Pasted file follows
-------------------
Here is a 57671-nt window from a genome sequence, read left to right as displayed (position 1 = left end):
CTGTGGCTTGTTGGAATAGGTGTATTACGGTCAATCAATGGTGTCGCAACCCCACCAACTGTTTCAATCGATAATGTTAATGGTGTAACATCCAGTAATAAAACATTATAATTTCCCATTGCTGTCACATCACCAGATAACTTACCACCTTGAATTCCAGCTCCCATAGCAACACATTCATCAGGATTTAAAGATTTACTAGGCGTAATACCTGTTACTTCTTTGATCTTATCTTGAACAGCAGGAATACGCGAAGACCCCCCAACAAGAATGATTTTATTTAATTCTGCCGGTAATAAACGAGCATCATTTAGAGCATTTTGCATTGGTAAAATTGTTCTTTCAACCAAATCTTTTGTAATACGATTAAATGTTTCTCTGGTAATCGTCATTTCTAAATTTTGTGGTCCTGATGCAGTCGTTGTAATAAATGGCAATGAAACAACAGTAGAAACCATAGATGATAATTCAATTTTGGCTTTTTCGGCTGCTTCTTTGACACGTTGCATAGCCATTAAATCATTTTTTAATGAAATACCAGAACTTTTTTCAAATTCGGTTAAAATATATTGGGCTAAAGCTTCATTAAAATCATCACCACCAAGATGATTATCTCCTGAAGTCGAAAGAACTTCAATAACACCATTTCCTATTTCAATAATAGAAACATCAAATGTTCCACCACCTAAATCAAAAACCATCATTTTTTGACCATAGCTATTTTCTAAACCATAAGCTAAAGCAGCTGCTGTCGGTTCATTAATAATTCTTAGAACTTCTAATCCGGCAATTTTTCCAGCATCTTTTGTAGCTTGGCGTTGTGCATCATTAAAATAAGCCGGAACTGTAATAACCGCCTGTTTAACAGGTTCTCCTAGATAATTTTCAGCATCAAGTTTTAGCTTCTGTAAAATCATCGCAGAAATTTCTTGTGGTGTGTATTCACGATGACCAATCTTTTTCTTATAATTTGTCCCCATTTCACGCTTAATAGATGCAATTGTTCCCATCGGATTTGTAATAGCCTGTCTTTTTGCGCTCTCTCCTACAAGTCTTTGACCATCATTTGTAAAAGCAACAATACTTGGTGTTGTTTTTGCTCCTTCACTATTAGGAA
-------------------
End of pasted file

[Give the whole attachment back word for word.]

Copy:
Here is a 57671-nt window from a genome sequence, read left to right as displayed (position 1 = left end):
CTGTGGCTTGTTGGAATAGGTGTATTACGGTCAATCAATGGTGTCGCAACCCCACCAACTGTTTCAATCGATAATGTTAATGGTGTAACATCCAGTAATAAAACATTATAATTTCCCATTGCTGTCACATCACCAGATAACTTACCACCTTGAATTCCAGCTCCCATAGCAACACATTCATCAGGATTTAAAGATTTACTAGGCGTAATACCTGTTACTTCTTTGATCTTATCTTGAACAGCAGGAATACGCGAAGACCCCCCAACAAGAATGATTTTATTTAATTCTGCCGGTAATAAACGAGCATCATTTAGAGCATTTTGCATTGGTAAAATTGTTCTTTCAACCAAATCTTTTGTAATACGATTAAATGTTTCTCTGGTAATCGTCATTTCTAAATTTTGTGGTCCTGATGCAGTCGTTGTAATAAATGGCAATGAAACAACAGTAGAAACCATAGATGATAATTCAATTTTGGCTTTTTCGGCTGCTTCTTTGACACGTTGCATAGCCATTAAATCATTTTTTAATGAAATACCAGAACTTTTTTCAAATTCGGTTAAAATATATTGGGCTAAAGCTTCATTAAAATCATCACCACCAAGATGATTATCTCCTGAAGTCGAAAGAACTTCAATAACACCATTTCCTATTTCAATAATAGAAACATCAAATGTTCCACCACCTAAATCAAAAACCATCATTTTTTGACCATAGCTATTTTCTAAACCATAAGCTAAAGCAGCTGCTGTCGGTTCATTAATAATTCTTAGAACTTCTAATCCGGCAATTTTTCCAGCATCTTTTGTAGCTTGGCGTTGTGCATCATTAAAATAAGCCGGAACTGTAATAACCGCCTGTTTAACAGGTTCTCCTAGATAATTTTCAGCATCAAGTTTTAGCTTCTGTAAAATCATCGCAGAAATTTCTTGTGGTGTGTATTCACGATGACCAATCTTTTTCTTATAATTTGTCCCCATTTCACGCTTAATAGATGCAATTGTTCCCATCGGATTTGTAATAGCCTGTCTTTTTGCGCTCTCTCCTACAAGTCTTTGACCATCATTTGTAAAAGCAACAATACTTGGTGTTGTTTTTGCTCCTTCACTATTAGGAA